LaMarcus Thompson obviously had to check out physically.
But before the Tennessee linebacker could even think about a return, it was just as important for him to be cleared mentally.
A hit that left Thompson on the ground in pain, forced him to be strapped to a stretcher and carted off the field against Ole Miss on Nov. 14 could have conceivably caused an impact that lasted longer than the shooting pain from his stinger. So with the Vols trying to get him back in the lineup Saturday (TV: ESPNU, 7 p.m.) at Kentucky, UT coach Lane Kiffin had to gauge Thompson's head perhaps more than his shoulder before putting him on the field again.
"A lot of it is mental, so it's good to see how he's coming back," Kiffin said. "What I wanted to see was, yes, he wanted to get back out here. We brought him in with (the defensive coaches), they talked to him and he really wanted to get back out there. That was the biggest hurdle to me.
"It can be real difficult, but it's like any game, there's a small percentage of injuries that happen and you just have to go back. It's like if somebody gets into a car accident. There's a fear to get back in a car if you've been in a severe accident, but you've got to get back."
As violent as the collision was late in the loss to the Rebels, fear doesn't seem to be a problem for Thompson. The Vols (6-5, 3-4 SEC) held him out last week against Vanderbilt as his shoulder healed, but it didn't take him nearly as long to get over any ill effects from the memory of the hit.
It was certainly a reality check for Thompson and led to him once again deciding to add a protective butterfly collar to his pads, but that seems to be the only real evidence left of the injury. He's moved around well at practice, smiled and joked with teammates like normal and appears ready to provide a boost to a beat-up defense against the Wildcats (7-4, 3-4).
"It felt great to get back out there and be with your teammates and having contact and not to feel any pain after the contact," Thompson said. "That was pain I never want to feel again. It was just a sharp pain down my sides, neck, stuff like that, but it's one of the things that happens in football. That's why we play this game. When you play this game, we know it's a dangerous game, but we love it.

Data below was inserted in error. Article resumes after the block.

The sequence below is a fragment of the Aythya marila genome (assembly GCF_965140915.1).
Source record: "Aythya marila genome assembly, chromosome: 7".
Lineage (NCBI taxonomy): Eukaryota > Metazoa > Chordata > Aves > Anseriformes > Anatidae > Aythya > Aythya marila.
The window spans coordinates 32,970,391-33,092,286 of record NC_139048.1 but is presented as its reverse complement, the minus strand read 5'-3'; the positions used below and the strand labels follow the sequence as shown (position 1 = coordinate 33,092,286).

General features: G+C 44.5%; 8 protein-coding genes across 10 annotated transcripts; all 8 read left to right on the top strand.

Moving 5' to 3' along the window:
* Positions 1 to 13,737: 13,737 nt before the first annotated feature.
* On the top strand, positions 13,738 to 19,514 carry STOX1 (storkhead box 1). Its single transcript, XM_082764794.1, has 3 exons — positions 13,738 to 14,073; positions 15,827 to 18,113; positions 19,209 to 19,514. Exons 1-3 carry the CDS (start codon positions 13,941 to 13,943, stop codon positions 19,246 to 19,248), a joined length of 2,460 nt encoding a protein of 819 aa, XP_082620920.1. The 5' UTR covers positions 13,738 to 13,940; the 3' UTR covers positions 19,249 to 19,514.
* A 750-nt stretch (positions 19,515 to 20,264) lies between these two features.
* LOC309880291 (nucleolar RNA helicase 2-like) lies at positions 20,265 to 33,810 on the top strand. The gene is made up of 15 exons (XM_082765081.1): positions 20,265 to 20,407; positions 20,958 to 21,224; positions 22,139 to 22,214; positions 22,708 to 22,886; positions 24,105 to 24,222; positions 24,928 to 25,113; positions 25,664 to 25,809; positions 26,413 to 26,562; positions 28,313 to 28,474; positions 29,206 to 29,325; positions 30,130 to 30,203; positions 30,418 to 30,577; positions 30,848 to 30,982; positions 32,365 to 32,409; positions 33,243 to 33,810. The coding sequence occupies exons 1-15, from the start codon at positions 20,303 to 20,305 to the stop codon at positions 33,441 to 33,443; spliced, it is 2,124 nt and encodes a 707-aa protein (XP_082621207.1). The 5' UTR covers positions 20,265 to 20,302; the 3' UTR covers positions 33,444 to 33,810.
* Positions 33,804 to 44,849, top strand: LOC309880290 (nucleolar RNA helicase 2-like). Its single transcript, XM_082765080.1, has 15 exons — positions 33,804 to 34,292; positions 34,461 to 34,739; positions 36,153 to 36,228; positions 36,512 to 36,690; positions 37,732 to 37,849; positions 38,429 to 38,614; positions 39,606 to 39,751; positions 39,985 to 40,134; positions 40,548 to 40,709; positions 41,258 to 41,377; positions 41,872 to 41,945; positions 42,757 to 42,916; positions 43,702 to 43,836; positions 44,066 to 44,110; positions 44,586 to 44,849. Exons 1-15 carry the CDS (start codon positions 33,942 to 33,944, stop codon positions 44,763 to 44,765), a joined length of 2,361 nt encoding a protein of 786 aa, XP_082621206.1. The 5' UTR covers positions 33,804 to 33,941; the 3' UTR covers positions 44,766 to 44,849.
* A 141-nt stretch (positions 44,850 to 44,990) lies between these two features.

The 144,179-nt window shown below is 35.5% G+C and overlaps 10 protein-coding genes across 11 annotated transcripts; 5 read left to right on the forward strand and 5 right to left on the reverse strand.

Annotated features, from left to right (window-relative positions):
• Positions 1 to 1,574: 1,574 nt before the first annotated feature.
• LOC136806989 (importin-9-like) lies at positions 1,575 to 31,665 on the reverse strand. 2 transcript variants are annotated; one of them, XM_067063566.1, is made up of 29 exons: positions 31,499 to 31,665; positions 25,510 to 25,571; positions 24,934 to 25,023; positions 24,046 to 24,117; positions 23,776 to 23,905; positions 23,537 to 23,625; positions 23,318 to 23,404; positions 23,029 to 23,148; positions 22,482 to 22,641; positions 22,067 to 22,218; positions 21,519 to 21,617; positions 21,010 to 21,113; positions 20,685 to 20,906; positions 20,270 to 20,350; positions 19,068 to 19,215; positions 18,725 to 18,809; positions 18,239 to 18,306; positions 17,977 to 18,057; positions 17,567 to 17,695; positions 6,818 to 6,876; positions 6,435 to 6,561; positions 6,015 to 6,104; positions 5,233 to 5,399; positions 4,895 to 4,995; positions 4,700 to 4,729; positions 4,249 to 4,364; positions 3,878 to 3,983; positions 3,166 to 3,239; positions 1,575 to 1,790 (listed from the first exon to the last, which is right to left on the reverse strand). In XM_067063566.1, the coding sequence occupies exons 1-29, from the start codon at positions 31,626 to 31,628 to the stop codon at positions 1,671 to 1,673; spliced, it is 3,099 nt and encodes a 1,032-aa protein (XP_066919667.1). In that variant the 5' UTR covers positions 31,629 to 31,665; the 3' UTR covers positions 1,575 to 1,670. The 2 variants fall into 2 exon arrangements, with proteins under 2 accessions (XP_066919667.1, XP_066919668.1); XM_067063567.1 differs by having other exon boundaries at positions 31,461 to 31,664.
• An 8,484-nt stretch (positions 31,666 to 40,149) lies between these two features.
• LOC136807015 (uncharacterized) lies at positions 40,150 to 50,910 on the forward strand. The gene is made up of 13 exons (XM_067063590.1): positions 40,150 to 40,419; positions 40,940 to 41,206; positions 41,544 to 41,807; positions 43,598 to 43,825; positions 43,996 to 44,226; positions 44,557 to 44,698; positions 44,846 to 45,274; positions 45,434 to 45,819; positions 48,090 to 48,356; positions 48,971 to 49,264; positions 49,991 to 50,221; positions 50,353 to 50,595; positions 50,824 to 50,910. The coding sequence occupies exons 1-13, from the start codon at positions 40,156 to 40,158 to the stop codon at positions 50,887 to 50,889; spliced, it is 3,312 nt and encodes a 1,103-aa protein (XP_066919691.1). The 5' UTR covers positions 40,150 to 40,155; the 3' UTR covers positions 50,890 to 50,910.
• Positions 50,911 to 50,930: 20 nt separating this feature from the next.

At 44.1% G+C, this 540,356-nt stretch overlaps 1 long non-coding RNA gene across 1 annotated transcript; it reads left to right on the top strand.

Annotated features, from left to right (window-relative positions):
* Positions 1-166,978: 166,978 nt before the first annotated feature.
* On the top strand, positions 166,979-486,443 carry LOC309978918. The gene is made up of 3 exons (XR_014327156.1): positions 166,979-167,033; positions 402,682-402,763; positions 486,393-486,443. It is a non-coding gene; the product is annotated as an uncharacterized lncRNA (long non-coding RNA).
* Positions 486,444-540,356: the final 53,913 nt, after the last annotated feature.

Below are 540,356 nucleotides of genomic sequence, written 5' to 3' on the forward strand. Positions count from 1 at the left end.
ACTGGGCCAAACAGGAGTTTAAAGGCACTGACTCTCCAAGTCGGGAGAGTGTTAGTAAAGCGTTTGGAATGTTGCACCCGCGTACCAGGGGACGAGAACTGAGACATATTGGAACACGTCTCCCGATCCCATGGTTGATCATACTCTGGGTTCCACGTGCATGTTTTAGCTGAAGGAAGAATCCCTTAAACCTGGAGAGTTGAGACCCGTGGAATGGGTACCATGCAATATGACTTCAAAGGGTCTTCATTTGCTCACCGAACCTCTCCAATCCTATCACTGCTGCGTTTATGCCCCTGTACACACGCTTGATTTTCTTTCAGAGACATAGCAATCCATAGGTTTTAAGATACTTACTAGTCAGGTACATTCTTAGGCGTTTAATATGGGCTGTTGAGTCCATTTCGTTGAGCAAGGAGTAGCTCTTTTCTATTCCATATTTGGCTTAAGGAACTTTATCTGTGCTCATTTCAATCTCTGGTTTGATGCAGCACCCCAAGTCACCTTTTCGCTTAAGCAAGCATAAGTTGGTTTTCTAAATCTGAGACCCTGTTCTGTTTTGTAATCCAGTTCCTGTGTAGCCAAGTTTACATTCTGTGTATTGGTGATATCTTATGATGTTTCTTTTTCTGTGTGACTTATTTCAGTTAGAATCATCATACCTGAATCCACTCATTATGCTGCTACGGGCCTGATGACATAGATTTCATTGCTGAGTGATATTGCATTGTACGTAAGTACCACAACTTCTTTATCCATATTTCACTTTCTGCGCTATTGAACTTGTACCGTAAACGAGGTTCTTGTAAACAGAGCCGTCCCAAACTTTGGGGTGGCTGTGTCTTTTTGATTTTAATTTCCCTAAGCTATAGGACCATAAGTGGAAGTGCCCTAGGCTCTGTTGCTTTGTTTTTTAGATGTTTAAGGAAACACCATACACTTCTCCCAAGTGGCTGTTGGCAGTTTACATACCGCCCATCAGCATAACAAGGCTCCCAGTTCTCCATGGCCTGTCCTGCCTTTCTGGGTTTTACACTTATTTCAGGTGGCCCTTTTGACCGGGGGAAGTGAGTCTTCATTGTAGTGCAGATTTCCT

"You try to forget it, because if you linger on it the next time you try to go take a hit, you're going to be scared that you're going to hurt yourself. You don't want to play scared, because that's how you get hurt again. You try to block it out, forget all about it and act like it never happened."
Whether or not Thompson can totally block it out won't be truly tested until kickoff against the Wildcats.
But the Vols have received nothing but positive feedback so far, and the rest of the team is just as ready to move on from the scare as Thompson.
"It seemed he was down like an hour," Kiffin said. "Problem is you can't do anything. You go through it in your mind, 'Do you go out there?' You can't really do anything, and it's a very helpless feeling because usually as a coach you can help in every other situation and things that happen with your players. That's one of the rare situations where you can't do anything. You feel pretty helpless.
"So being down on the ground as long as he was, the stretcher, the whole thing and how scary that is, we needed to see where he was at (mentally). It wasn't going to do us any good to force him back out and try to get him over that. I think you can tell he is."
Physically he's over it as well. But the Vols had to wait to be sure they were getting the whole package back.